A waste crisis has also been witnessed in Quảng Ngãi Province since 2017 when residents also blocked trucks from Nghĩa Kỳ Dump following a series of pollution and congestion complaints.
A similar situation occurred in Phổ Thạnh Commune where a solid waste treatment plant was built at La Vân Dump in 2016 and started operating in late 2018 – but hundreds of people blocked the way into the plant saying it was too close (300m) to a residential area.
The plant, which was invested by MD Trading and Environmental Technology Co with $2.7 million, was supposed to have a capacity of processing 50 tonnes of rubbish per day but had to shut down after three months.
This means that the 22,500 tonnes of waste have been buried at the dump over the past 10 years has slowly been polluting the environment, while 13 tonnes of untreated rubbish are added each day from Đức Phổ district, adding to the stench.
The province had previously planned three rubbish treatment projects at Nghĩa Kỳ, Bình Nguyên and Đức Phổ, but only one project in Phổ Thạnh Commune has been put into operation.
Quảng Ngãi has been speeding up the construction of a waste treatment plant at Nghĩa Kỳ with a total investment of VNĐ300 billion ($13 million). The plant has been designed to process 150 tonnes of waste including recycling and incinerating each day.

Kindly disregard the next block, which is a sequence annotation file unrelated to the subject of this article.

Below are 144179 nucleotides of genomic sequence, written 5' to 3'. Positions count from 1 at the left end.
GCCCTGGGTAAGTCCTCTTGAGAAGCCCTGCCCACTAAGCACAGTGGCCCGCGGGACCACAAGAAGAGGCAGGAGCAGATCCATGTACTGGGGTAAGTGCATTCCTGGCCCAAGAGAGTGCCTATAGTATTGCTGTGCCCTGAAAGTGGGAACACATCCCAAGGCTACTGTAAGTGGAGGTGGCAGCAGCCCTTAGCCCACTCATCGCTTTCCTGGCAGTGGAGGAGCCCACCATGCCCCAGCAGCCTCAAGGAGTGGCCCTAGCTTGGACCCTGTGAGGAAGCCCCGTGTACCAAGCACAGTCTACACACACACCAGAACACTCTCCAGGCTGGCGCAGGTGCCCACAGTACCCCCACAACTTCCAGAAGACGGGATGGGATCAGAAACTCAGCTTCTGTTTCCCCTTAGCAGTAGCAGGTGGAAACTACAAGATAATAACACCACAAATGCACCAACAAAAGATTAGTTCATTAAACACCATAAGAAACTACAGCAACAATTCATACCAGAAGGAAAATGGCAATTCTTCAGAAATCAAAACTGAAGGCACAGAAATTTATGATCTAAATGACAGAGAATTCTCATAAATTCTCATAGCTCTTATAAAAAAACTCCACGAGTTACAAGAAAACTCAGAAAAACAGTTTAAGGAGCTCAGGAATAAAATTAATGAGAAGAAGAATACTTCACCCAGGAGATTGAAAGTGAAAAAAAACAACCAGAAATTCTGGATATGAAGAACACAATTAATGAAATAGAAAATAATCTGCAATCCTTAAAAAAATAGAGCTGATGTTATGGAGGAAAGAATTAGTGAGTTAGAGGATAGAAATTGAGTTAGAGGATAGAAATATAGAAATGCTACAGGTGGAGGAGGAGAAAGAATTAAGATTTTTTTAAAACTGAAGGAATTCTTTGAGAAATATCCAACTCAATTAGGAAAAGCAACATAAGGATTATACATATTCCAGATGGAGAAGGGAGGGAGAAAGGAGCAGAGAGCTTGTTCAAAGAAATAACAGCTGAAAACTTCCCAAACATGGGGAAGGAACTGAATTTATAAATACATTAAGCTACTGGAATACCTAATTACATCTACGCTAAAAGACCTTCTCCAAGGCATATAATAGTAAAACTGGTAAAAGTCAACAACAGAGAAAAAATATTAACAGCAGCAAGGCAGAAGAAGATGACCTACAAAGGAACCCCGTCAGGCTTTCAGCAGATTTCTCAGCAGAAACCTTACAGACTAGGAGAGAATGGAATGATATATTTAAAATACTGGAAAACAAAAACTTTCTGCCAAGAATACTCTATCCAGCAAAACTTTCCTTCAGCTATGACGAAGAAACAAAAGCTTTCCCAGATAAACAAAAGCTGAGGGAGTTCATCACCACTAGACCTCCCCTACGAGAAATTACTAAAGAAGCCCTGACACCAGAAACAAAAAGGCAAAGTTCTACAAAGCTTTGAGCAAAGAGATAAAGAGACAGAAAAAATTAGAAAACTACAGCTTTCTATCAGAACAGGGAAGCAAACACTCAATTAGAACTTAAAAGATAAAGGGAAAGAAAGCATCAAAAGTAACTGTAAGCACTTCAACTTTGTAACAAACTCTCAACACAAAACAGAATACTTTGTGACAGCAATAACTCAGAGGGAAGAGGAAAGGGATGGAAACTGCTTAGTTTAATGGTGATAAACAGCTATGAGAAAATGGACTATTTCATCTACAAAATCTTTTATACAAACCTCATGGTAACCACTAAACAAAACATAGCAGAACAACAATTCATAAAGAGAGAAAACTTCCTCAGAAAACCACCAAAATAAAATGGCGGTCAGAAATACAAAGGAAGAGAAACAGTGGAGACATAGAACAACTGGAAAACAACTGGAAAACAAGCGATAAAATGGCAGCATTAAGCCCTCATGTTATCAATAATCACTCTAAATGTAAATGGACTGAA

Director of the provincial Department of Natural Resources and Environment Đỗ Minh Hải said the province planned to recycle 85 per cent of daily waste by 2020. It currently produces 500 tonnes of solid waste each day.
Waste at a fishing dock in Đức Phổ District, Quảng Ngãi Province. The province has been dealing with a waste crisis and lack of waste treatment projects. VNS Photo Công Thành
According to Dr Đặng Thị Kim Chi, chairman of the Science and Technology Council under the Việt Nam Association for Conservation of Nature and Environment, incineration technology could reduce 80 per cent of solid waste with less risk and more efficiency, as well as take up a smaller space for the construction.
She said the technology could use thermal energy from the garbage furnace to generate power and a suitable option given that waste classification at the source, recycling and collection had been badly managed in Việt Nam.
A source from the Ministry of Natural Resources and Environment said 65 solid waste incinerators were planned in 30 provinces and cities which could generate nearly 1,300MW by 2035. — VNS